Big Head Press


L. Neil Smith's
THE LIBERTARIAN ENTERPRISE
Number 622, June 5, 2011

"The cops have gone crazy.
There's lots of this going around, these days."


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Was Slavery The Only Cause Of The Civil War? Think Again
by Conor MacCormack
cmaccormack88@gmail.com

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Special to The Libertarian Enterprise

This article was originally published on April 12th, 2011

150 years ago today Confederate batteries in Charleston, South Carolina opened fire on Fort Sumter, one of three Federal garrisons positioned in the city harbor, officially commencing hostilities in the conflict that would become forever known as the Civil War (Our friends south of the Mason-Dixon line prefer the War for Southern Independence and the War of Northern Aggression among other fitting titles). To commemorate this, perhaps the most defining moment of American history, the resident statist propagandists in academia and the media, liberal and conservative alike, have gone into overdrive to further expound upon the "rightness" of the Northern cause and the seemingly Messianic qualities of its foremost champion: Abraham Lincoln.

Anyone who has been sentenced to attend one of those rules-ridden, state sponsored penal colonies otherwise known as a public school knows where I'm coming from: the many idolatrous busts of "Father Abraham" that fill the classrooms, heartfelt lectures on the compassion of the "Great Emancipator", and being forced to recite the nationalistic Pledge of Allegiance (which was derived from the amnesty oath that ex-Confederates were forced to take to regain their citizenship). We were told time and again of the evil, racist, demonic Southerners who violently left the Union because of Lincoln's intention to liberate the slaves.

Despite this well entrenched system of indoctrination, there are a refreshingly surprising number of free-thinking souls out there who dare to question the official historical narrative of the conflict. Like clockwork, though, the politically correct fascists and Lincoln cultists label them as bigots, white supremacists, and neo-Confederates who if given the chance would re institute slavery. So much for the idea of a "marketplace of ideas" in a free society! A look at the historical record, however, will convincingly cut through the smears and jingoism to show that slavery was far from being the lone cause of the war.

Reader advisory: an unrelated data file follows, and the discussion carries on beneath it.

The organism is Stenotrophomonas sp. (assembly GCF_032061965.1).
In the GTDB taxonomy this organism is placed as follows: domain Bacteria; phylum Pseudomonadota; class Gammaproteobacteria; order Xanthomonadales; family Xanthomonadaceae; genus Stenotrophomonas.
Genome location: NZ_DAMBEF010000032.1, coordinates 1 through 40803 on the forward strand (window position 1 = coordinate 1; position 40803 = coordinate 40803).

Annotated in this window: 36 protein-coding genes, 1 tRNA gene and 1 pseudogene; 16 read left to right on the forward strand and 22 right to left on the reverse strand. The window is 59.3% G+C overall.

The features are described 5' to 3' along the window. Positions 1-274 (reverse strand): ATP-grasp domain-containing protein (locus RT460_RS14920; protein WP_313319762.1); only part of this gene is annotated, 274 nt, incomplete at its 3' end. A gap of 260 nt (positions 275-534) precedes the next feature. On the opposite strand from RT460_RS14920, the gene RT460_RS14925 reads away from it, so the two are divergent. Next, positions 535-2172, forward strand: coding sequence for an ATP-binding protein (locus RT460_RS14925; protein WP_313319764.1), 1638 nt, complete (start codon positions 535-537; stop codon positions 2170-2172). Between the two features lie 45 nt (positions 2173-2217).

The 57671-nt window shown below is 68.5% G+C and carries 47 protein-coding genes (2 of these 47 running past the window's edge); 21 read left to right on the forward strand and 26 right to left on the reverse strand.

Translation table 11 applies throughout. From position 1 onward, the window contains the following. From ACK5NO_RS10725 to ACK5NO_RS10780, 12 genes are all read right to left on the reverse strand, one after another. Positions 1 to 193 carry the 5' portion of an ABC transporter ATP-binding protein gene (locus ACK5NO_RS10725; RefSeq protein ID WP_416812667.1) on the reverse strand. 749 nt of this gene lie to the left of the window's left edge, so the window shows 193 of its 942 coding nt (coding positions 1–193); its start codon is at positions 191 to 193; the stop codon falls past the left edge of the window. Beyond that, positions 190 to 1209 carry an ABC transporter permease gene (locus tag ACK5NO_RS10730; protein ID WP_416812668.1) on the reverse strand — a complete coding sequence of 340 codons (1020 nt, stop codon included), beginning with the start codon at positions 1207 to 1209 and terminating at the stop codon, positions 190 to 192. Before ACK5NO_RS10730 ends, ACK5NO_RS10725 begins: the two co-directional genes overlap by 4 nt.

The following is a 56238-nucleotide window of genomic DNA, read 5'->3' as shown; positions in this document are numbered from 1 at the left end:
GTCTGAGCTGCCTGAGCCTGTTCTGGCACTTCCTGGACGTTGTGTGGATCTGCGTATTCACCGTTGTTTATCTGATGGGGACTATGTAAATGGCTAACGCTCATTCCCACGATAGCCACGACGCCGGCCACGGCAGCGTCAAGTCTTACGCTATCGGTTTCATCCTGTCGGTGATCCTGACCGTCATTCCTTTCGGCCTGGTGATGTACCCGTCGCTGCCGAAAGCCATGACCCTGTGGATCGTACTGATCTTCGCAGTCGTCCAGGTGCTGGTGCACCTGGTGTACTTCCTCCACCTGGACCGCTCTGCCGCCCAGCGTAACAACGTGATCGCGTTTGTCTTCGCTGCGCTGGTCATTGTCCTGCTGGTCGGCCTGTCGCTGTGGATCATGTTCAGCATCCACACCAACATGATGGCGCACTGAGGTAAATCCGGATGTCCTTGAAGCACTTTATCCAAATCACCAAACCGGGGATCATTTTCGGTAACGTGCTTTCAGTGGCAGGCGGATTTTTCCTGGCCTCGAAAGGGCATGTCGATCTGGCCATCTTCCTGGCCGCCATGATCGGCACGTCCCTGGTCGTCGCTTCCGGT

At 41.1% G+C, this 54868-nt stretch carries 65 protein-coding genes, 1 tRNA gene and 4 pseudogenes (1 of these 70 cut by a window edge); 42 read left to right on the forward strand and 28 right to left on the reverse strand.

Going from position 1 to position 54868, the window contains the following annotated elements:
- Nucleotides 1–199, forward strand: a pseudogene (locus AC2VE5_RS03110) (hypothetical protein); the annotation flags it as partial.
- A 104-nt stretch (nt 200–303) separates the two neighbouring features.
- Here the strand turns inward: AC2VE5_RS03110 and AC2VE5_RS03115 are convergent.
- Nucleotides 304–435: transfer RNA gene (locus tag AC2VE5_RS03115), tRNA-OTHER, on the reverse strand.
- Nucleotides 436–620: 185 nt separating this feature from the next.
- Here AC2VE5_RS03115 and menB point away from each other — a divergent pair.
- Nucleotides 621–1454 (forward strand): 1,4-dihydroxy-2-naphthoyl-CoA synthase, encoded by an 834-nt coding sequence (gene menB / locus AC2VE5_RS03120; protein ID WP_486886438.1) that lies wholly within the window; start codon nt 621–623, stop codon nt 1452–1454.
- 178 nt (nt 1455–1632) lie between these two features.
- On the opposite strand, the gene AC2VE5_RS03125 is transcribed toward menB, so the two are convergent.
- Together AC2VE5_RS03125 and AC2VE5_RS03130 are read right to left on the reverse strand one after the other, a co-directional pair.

While most historians are quick to harp upon the Southern mindset of white supremacy, they neglect to mention that this sentiment was just as equally widespread (if not more so) in the North. I know this may come as a shock to many of you, so I warn you in advance to brace yourselves: Lincoln himself was an outspoken advocate of white racial superiority. During his famous set of debates with Stephen Douglass for appointment from Illinois to the US Senate Lincoln emphatically stated: "I have no purpose to introduce political and social equality between the black and white races. There is a physical difference between the two, which, in my judgment, will probably forever forbid their living together upon the footing of equal equality." 8 years earlier in 1850 Lincoln spoke out in favor of the Fugitive Slave Act, which gave the federal government authority to conscript citizens to return runaway slaves to their masters: "When they (slave owners) remind us of their constitutional rights (to own slaves), I acknowledge them, not grudgingly but fully and fairly; and I would give them any legislation for the reclaiming of their fugitives".

While Lincoln was against the expansion of slavery into the Western territories (albeit so that they could be reserved for "the homes of free white people") he had no desire whatsoever to abolish the practice within the Southern states. He declared in his first Inaugural Address that "I have no purpose, directly or indirectly, to interfere with the institution of slavery in the States where it exists. I believe I have no lawful right to do so, and I have no inclination to do so." In the same Address he also expressed his support for a constitutional amendment (known as the Corwin Amendment) that would enshrine the institution of slavery in the Constitution, which had been confirmed as a constitutional right by the Supreme Court in the heinous Dred Scott decision of 1857.